#7: Find a Clear Area For Take-Off

Drones come in many different shapes and sizes, so take note of how much room is needed to ensure a safe take-off. Large vast fields are recommended, but that doesn’t mean you can’t take-off from your backyard, permitted it has enough space. While a DJI Phantom might be okay for a backyard takeoff, you are going to want more room for something such as the DJI Inspire.

In addition to your aircraft’s size, knowing its hovering accuracy is also important. Just because you have enough room to take off in a perfect vertical ascension does not mean your craft won’t sway from side to side as it rises.


#8: Check The Local Weather Conditions

If you have ever flown on an airplane, then you know that turbulence is a fact of life. High winds can wreak pure havoc to your much smaller aircraft so be sure to check the current wind speed and whether faster winds may be approaching.

Drones also have critical operating temperatures so that their gears do not freeze and their batteries remain undamaged. Be sure to refer to your owner’s manual for your device’s operating temperature range. Almost all consumer drones should not be flown during the winter due to below zero temperatures.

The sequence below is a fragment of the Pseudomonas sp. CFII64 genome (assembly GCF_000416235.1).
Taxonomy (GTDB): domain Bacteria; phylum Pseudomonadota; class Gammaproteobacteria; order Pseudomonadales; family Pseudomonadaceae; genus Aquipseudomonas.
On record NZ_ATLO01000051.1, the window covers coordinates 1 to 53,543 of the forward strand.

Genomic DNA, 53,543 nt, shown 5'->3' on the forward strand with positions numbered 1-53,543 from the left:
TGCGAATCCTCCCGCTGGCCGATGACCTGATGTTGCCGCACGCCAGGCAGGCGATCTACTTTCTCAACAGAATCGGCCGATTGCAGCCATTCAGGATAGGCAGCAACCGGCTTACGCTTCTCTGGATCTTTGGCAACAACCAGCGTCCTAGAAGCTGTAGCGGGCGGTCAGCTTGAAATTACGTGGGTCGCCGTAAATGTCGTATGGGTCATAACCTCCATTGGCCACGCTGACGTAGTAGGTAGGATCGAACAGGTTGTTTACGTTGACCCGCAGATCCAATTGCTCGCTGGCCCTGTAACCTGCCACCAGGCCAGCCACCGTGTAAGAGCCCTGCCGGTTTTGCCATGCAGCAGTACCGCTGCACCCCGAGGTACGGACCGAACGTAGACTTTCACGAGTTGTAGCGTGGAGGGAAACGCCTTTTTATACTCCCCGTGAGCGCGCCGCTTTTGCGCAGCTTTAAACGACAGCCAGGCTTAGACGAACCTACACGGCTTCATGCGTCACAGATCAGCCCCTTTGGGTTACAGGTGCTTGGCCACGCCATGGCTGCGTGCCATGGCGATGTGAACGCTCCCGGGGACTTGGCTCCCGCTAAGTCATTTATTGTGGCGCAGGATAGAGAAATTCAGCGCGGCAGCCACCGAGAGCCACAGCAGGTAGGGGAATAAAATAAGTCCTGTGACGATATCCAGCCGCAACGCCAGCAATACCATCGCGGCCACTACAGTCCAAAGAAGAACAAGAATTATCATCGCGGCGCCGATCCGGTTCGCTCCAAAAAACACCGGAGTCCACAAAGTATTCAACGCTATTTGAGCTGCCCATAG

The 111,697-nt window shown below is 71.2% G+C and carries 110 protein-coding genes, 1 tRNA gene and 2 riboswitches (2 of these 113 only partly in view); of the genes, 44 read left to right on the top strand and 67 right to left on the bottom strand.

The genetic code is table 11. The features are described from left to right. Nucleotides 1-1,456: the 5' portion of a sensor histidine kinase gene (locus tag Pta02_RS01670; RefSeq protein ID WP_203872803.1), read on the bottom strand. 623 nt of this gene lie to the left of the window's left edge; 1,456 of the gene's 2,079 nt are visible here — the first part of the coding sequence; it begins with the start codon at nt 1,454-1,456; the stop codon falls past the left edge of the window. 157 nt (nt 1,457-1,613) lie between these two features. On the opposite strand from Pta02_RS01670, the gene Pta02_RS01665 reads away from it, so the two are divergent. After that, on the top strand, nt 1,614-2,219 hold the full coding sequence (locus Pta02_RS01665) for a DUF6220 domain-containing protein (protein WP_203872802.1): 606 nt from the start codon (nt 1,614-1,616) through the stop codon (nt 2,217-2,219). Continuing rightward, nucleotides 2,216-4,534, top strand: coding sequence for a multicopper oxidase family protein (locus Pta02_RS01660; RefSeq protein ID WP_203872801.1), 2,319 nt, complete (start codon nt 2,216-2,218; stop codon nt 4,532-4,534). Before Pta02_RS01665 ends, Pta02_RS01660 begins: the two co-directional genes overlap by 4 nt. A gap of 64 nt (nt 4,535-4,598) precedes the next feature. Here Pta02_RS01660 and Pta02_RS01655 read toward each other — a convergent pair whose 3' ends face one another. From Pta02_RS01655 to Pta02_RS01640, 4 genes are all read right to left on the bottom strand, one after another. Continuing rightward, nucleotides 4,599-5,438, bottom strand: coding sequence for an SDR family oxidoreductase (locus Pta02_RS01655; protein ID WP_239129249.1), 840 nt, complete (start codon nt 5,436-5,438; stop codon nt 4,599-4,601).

#9: Set a Return Home Location

If your drone has a ‘return to home’ failsafe option built-in, be sure that it is correctly set up. Ensure that you have a strong GPS signal and note whether your drone has a lock on its current take-off position. This can be set up within the mobile application.

From personal drone flight experience, I also recommend programming your drone first to ascend to its maximum altitude before returning home; this process ensures that your aircraft won’t fly into any trees or telephone poll wires on the way back home.


#10: Perform Low Altitude Tests

Although not recommended by the FAA before take off, it is important to make sure your drone is operating correctly. Begin by taking off and maintaining a low altitude around 10 feet. From here, ensure that the aircraft can properly ascend and descend, move in all directions, and rotate from side to side.

With a bit of information and a selection of preflight tests, you can make sure your drone is ready to fly and will be safe while you explore the skies. For the latest updates and information, make sure to check your manufacturer’s website. Also, check with your local government for any regulations that may currently be in place. Regulations here apply to those within the United States under the Federal Aviation Agency (FAA).